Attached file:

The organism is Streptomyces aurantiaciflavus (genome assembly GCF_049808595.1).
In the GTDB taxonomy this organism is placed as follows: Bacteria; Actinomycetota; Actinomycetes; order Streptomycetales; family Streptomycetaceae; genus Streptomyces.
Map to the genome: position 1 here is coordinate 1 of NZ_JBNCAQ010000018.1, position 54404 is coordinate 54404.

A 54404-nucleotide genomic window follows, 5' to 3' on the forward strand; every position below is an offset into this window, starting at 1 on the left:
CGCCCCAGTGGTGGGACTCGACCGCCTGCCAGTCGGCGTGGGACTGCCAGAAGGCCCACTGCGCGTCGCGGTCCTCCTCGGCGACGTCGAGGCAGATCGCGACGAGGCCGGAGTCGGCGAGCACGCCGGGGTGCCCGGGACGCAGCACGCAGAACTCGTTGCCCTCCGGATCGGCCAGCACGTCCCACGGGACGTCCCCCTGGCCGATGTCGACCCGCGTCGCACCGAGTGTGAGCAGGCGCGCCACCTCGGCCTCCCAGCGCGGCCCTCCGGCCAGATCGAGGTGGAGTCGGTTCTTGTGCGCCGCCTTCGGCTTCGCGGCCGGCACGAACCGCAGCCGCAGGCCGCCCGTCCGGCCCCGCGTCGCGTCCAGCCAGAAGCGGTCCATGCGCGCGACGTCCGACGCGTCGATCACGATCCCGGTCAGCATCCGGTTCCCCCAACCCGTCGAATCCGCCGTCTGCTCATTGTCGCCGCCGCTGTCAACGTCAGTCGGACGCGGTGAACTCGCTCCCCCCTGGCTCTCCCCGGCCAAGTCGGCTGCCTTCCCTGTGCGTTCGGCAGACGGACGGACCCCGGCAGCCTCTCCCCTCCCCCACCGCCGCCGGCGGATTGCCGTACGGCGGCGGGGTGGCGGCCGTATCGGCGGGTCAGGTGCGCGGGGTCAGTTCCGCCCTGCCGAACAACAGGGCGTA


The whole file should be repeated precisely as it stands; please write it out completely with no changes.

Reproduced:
The organism is Streptomyces aurantiaciflavus (genome assembly GCF_049808595.1).
In the GTDB taxonomy this organism is placed as follows: Bacteria; Actinomycetota; Actinomycetes; order Streptomycetales; family Streptomycetaceae; genus Streptomyces.
Map to the genome: position 1 here is coordinate 1 of NZ_JBNCAQ010000018.1, position 54404 is coordinate 54404.

A 54404-nucleotide genomic window follows, 5' to 3' on the forward strand; every position below is an offset into this window, starting at 1 on the left:
CGCCCCAGTGGTGGGACTCGACCGCCTGCCAGTCGGCGTGGGACTGCCAGAAGGCCCACTGCGCGTCGCGGTCCTCCTCGGCGACGTCGAGGCAGATCGCGACGAGGCCGGAGTCGGCGAGCACGCCGGGGTGCCCGGGACGCAGCACGCAGAACTCGTTGCCCTCCGGATCGGCCAGCACGTCCCACGGGACGTCCCCCTGGCCGATGTCGACCCGCGTCGCACCGAGTGTGAGCAGGCGCGCCACCTCGGCCTCCCAGCGCGGCCCTCCGGCCAGATCGAGGTGGAGTCGGTTCTTGTGCGCCGCCTTCGGCTTCGCGGCCGGCACGAACCGCAGCCGCAGGCCGCCCGTCCGGCCCCGCGTCGCGTCCAGCCAGAAGCGGTCCATGCGCGCGACGTCCGACGCGTCGATCACGATCCCGGTCAGCATCCGGTTCCCCCAACCCGTCGAATCCGCCGTCTGCTCATTGTCGCCGCCGCTGTCAACGTCAGTCGGACGCGGTGAACTCGCTCCCCCCTGGCTCTCCCCGGCCAAGTCGGCTGCCTTCCCTGTGCGTTCGGCAGACGGACGGACCCCGGCAGCCTCTCCCCTCCCCCACCGCCGCCGGCGGATTGCCGTACGGCGGCGGGGTGGCGGCCGTATCGGCGGGTCAGGTGCGCGGGGTCAGTTCCGCCCTGCCGAACAACAGGGCGTA